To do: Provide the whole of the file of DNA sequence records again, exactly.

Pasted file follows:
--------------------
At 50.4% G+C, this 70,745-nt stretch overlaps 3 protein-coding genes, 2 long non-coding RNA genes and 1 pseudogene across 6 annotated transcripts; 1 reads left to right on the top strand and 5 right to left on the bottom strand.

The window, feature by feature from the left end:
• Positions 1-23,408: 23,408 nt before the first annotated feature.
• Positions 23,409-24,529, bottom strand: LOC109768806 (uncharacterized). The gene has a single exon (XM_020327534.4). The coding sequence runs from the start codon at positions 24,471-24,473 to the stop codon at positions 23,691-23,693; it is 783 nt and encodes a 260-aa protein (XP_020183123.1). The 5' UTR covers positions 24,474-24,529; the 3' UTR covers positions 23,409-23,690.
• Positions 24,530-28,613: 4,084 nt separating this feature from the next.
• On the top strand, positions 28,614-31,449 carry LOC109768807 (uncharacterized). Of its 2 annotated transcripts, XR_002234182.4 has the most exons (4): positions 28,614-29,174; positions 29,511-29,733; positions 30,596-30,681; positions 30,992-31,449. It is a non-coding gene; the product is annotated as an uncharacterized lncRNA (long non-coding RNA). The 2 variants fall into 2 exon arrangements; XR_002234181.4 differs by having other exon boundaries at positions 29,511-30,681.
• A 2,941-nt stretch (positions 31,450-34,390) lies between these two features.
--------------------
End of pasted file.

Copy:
At 50.4% G+C, this 70,745-nt stretch overlaps 3 protein-coding genes, 2 long non-coding RNA genes and 1 pseudogene across 6 annotated transcripts; 1 reads left to right on the top strand and 5 right to left on the bottom strand.

The window, feature by feature from the left end:
• Positions 1-23,408: 23,408 nt before the first annotated feature.
• Positions 23,409-24,529, bottom strand: LOC109768806 (uncharacterized). The gene has a single exon (XM_020327534.4). The coding sequence runs from the start codon at positions 24,471-24,473 to the stop codon at positions 23,691-23,693; it is 783 nt and encodes a 260-aa protein (XP_020183123.1). The 5' UTR covers positions 24,474-24,529; the 3' UTR covers positions 23,409-23,690.
• Positions 24,530-28,613: 4,084 nt separating this feature from the next.
• On the top strand, positions 28,614-31,449 carry LOC109768807 (uncharacterized). Of its 2 annotated transcripts, XR_002234182.4 has the most exons (4): positions 28,614-29,174; positions 29,511-29,733; positions 30,596-30,681; positions 30,992-31,449. It is a non-coding gene; the product is annotated as an uncharacterized lncRNA (long non-coding RNA). The 2 variants fall into 2 exon arrangements; XR_002234181.4 differs by having other exon boundaries at positions 29,511-30,681.
• A 2,941-nt stretch (positions 31,450-34,390) lies between these two features.